Some have described the Security’s thumb safety as working like a 1911’s, and in actuality, it does, and it doesn’t. It does in that it’s frame mounted; down is “fire” and up is “safe”; and it’s located in roughly the same spot. The difference is that while the 1911 thumb safety’s pivot point is at the rear of the lever, the Ruger Security’s pivots from the front.

Good news and bad news with that. The good news is that a shooter’s thumb is unlikely to unintentionally bump the lever to “on safe” at the wrong time. The bad news is that, while it’s easy and reflexive for a right-handed shooter and particularly a regular 1911 user to off-safe, it’s much more awkward to “on-safe.” Everyone on the test team had to either turn their hand on the gun and push upward on the lever with the ball of the shooting hand thumb or use their other hand to on-safe the Security-380.

The Security-380 comes with one 10-round magazine with a finger-groove floorplate and one extended 15-rounder; both were easy to load to capacity. The .380 magazines are outwardly the same size as their 9mm Security-9 counterparts, yet with a spacer inside the spine of the mag body to account for the shorter overall cartridge length.

Though the pistol is hammer-fired (with a hammer that our digits can’t reach with the gun assembled), the trigger stroke feels much like a striker-fired gun. There is a fairly long take-up before the finger meets more than token resistance, followed by a fraction of an inch of roll and then a pretty clean surprise break. The reset is relatively long. Target shooters won’t like it, but these are characteristics suitable for a “threat management” situation: armed citizens and police alike are far more likely to end a violent encounter by taking the criminal suspect at gunpoint than by shooting them, and in a high state of body alarm reaction our bodies shunt blood away from the extremities and into internal organs to fuel up for extreme survival exertion. This reduced blood flow to the fingers numbs them and can keep us from realizing that our finger may have migrated to the trigger unintentionally. The longer pull allows even a peripherally vasoconsticted hand to feel that happening in time to keep us from a potentially tragic premature/unintended discharge. In other words, a feature and not a bug. From the toe of the trigger, where the crime lab may weigh an evidence gun, the average pull was 5.65 pounds.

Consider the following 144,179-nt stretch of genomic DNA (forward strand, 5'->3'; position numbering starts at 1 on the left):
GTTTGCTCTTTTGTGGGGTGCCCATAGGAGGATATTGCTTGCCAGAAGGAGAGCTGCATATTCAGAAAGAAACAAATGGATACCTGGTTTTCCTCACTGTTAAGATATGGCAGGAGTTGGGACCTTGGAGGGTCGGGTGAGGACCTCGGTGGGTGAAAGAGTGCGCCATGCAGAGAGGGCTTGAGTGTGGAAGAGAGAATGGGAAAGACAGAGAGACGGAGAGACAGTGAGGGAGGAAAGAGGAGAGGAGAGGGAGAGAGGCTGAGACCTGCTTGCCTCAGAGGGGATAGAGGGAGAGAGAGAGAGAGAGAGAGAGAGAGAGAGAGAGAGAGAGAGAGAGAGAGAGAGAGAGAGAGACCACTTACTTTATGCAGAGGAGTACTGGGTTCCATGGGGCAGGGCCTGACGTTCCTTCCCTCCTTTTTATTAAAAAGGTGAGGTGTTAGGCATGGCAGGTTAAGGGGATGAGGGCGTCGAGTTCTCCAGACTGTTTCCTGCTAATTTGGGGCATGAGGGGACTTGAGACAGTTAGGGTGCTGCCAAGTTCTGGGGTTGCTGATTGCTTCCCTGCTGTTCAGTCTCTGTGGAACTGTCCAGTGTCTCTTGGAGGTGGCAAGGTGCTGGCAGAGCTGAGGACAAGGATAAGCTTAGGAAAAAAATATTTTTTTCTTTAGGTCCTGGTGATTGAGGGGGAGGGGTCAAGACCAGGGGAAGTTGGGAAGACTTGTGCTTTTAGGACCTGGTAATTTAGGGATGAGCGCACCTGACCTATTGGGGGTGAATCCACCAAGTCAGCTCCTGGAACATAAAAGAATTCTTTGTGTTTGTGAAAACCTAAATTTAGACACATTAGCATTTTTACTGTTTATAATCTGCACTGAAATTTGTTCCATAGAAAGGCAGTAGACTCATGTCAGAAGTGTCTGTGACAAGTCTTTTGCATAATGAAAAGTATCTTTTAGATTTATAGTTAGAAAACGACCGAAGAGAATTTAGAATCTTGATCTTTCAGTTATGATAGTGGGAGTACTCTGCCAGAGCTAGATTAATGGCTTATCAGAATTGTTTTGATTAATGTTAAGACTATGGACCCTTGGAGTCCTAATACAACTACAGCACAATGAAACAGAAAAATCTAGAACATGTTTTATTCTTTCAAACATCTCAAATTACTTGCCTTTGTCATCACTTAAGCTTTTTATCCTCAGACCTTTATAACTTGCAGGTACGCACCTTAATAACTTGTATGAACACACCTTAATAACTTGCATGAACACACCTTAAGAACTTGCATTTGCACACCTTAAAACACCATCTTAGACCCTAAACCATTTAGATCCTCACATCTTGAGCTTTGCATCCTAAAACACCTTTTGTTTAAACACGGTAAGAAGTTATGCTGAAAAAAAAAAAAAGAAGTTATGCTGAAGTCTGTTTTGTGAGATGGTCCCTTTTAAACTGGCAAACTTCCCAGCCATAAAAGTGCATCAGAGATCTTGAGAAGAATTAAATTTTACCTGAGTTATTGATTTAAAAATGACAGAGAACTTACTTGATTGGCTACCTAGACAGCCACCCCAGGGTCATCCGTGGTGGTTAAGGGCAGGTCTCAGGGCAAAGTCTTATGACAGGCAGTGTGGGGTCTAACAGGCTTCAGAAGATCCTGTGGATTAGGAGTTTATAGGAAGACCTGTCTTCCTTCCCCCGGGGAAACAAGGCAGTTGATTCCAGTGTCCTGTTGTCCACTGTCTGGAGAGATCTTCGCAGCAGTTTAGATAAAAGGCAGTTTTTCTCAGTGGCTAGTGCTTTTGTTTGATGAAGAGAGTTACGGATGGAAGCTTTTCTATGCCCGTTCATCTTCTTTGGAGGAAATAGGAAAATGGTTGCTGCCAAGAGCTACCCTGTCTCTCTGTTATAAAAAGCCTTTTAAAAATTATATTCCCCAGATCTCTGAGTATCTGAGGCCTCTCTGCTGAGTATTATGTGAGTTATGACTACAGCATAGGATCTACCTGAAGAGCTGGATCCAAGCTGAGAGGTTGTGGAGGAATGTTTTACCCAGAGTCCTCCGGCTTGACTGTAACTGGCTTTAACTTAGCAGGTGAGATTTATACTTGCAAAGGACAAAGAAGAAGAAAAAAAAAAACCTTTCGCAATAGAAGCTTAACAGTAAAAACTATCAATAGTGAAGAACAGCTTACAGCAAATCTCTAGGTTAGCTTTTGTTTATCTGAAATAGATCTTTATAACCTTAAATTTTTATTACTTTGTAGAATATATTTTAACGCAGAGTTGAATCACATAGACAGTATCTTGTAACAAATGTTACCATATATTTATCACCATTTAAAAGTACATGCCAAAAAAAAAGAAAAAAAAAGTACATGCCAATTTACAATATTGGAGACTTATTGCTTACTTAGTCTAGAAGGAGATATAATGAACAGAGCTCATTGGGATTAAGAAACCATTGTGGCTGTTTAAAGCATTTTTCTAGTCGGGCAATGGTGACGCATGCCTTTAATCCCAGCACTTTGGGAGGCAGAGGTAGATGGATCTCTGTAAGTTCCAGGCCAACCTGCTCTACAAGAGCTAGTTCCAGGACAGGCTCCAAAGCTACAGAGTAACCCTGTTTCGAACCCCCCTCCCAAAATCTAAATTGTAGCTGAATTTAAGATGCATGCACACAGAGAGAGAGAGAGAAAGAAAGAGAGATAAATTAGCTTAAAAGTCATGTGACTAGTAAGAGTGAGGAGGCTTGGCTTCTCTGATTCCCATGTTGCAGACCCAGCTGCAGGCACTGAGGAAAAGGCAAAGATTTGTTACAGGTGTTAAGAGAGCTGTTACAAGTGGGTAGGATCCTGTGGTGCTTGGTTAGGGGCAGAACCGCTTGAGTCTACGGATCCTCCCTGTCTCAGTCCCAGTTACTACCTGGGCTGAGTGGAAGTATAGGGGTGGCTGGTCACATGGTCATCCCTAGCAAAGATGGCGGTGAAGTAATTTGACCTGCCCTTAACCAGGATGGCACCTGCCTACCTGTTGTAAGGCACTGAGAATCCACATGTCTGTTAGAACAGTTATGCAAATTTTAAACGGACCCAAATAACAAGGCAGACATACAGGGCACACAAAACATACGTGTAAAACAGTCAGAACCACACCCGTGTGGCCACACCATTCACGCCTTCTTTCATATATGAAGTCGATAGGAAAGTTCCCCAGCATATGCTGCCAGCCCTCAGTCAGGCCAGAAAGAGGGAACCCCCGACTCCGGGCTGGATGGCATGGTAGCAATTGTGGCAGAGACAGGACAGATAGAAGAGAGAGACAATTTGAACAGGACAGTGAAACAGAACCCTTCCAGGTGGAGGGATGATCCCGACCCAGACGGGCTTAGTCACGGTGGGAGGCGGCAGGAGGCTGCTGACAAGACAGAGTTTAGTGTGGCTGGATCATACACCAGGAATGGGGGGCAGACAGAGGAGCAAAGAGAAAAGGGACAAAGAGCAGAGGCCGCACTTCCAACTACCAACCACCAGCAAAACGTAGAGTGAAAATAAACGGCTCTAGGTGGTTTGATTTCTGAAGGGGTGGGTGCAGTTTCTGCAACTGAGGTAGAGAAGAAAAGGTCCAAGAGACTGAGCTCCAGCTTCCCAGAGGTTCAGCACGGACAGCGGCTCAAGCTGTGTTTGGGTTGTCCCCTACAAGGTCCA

Mas liked the sights: generous plain black rear, bright green fiber optic front — both of which are drift adjustable. The “windowed” slide measures barely more than an inch wide. The black-oxide-coated alloy-steel barrel measures 3.42 inches long.

Target Users

This is clearly a “G-Gun,” intended for gals, geezers, gimps, and (under responsible adult supervision) gyermekek. (“Gyermekek” is Hungarian for “children,” and if you think I had to reach for that word, well, you haven’t gone looking for a synonym for “kids,” which begins with a hard “g.”)